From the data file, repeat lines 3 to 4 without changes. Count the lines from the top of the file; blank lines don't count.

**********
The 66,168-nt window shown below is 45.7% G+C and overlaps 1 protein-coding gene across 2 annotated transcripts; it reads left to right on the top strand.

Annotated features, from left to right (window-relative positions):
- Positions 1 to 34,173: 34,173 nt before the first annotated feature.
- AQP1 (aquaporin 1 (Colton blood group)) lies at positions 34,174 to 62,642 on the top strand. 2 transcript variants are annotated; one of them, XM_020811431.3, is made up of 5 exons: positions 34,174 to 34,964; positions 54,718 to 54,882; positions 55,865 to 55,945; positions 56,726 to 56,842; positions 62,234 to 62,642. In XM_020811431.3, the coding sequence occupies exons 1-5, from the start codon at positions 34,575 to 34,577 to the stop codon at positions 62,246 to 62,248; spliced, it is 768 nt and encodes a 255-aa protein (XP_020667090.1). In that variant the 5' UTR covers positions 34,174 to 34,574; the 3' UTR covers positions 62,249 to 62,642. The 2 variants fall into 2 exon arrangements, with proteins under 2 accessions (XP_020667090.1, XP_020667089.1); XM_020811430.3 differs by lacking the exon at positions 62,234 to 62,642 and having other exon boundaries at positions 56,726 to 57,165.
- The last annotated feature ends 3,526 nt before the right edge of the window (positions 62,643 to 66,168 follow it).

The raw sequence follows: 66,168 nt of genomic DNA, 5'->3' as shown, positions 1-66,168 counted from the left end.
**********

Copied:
- Positions 1 to 34,173: 34,173 nt before the first annotated feature.
- AQP1 (aquaporin 1 (Colton blood group)) lies at positions 34,174 to 62,642 on the top strand. 2 transcript variants are annotated; one of them, XM_020811431.3, is made up of 5 exons: positions 34,174 to 34,964; positions 54,718 to 54,882; positions 55,865 to 55,945; positions 56,726 to 56,842; positions 62,234 to 62,642. In XM_020811431.3, the coding sequence occupies exons 1-5, from the start codon at positions 34,575 to 34,577 to the stop codon at positions 62,246 to 62,248; spliced, it is 768 nt and encodes a 255-aa protein (XP_020667090.1). In that variant the 5' UTR covers positions 34,174 to 34,574; the 3' UTR covers positions 62,249 to 62,642. The 2 variants fall into 2 exon arrangements, with proteins under 2 accessions (XP_020667090.1, XP_020667089.1); XM_020811430.3 differs by lacking the exon at positions 62,234 to 62,642 and having other exon boundaries at positions 56,726 to 57,165.